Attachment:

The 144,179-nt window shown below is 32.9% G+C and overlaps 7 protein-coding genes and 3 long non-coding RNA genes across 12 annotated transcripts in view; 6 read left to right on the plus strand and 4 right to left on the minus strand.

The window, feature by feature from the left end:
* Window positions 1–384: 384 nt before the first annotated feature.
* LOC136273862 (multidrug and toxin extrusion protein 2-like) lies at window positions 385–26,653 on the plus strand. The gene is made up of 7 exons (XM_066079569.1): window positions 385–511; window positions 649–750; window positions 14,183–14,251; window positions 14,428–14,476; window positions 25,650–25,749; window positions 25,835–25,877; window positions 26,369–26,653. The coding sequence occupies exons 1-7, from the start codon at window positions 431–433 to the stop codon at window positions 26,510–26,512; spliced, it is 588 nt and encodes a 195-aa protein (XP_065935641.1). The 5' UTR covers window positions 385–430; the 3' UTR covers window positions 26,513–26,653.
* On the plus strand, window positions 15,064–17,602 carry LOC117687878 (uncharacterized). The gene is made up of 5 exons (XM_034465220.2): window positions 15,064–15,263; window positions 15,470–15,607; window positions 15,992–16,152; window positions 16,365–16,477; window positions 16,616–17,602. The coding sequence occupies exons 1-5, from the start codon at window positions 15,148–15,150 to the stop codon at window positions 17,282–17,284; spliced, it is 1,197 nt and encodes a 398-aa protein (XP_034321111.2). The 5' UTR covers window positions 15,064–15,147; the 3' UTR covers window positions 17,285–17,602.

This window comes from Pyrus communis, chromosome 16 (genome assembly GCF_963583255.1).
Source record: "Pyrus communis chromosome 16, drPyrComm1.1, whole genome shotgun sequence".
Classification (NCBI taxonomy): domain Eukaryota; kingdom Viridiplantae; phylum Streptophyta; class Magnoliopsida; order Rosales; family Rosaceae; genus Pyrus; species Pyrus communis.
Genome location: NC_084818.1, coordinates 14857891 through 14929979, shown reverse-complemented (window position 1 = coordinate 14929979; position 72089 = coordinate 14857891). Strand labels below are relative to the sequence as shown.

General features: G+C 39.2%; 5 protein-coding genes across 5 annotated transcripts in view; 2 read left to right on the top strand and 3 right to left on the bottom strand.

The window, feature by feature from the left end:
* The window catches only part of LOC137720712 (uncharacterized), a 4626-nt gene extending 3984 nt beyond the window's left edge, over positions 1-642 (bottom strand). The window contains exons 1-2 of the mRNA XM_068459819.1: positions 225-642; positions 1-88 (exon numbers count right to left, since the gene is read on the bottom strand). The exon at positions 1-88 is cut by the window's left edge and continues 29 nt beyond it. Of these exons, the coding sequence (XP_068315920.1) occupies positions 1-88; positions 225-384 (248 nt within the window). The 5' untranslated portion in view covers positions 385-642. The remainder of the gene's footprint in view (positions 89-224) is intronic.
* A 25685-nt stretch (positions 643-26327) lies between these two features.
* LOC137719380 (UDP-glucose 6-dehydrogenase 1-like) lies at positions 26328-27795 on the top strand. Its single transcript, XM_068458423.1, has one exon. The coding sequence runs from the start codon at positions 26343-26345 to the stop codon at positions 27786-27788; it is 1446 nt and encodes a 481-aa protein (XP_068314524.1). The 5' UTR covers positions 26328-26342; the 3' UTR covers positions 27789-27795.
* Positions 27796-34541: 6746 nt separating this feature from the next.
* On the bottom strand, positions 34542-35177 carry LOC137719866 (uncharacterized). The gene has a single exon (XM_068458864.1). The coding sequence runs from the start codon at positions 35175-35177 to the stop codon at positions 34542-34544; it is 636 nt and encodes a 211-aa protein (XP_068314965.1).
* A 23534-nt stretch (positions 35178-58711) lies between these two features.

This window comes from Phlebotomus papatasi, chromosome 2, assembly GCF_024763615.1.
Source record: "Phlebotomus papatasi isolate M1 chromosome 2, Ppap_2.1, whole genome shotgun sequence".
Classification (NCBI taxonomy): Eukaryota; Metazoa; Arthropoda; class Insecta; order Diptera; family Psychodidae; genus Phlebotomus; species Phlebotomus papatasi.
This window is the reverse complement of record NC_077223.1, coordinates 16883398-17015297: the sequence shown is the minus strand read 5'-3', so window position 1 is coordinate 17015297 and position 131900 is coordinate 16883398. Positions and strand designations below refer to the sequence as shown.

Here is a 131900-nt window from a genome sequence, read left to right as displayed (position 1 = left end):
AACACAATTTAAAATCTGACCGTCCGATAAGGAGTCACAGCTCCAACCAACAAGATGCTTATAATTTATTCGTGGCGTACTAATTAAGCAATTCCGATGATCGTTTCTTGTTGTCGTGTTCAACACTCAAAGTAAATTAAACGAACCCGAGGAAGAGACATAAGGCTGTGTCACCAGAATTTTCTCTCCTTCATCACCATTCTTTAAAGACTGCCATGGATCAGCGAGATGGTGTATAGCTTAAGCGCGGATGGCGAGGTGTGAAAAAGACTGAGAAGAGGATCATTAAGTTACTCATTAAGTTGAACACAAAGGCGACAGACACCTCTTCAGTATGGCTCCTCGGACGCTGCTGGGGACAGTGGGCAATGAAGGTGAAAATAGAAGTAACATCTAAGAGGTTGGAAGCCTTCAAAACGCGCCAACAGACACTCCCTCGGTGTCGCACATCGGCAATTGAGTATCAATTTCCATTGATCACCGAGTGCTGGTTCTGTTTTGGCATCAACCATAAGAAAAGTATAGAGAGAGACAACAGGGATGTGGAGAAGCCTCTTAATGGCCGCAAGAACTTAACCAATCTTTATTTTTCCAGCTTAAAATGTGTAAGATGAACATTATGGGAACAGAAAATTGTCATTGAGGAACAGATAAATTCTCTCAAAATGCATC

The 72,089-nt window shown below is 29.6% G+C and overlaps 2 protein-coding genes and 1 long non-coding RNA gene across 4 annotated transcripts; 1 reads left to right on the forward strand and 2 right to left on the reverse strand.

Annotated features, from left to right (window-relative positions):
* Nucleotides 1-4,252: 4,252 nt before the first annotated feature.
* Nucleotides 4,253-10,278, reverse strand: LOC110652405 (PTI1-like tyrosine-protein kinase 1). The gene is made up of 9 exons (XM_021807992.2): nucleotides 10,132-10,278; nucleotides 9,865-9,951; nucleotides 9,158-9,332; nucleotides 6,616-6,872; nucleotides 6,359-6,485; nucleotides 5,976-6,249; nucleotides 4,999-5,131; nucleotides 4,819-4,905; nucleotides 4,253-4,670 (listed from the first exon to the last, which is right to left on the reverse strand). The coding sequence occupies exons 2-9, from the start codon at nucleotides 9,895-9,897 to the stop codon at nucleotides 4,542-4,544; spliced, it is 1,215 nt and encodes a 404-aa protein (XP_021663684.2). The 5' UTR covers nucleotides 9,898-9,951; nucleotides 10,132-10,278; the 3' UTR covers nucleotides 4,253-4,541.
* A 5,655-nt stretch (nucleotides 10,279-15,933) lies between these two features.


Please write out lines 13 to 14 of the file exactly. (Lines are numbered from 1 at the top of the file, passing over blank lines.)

* A 25685-nt stretch (positions 643-26327) lies between these two features.
* LOC137719380 (UDP-glucose 6-dehydrogenase 1-like) lies at positions 26328-27795 on the top strand. Its single transcript, XM_068458423.1, has one exon. The coding sequence runs from the start codon at positions 26343-26345 to the stop codon at positions 27786-27788; it is 1446 nt and encodes a 481-aa protein (XP_068314524.1). The 5' UTR covers positions 26328-26342; the 3' UTR covers positions 27789-27795.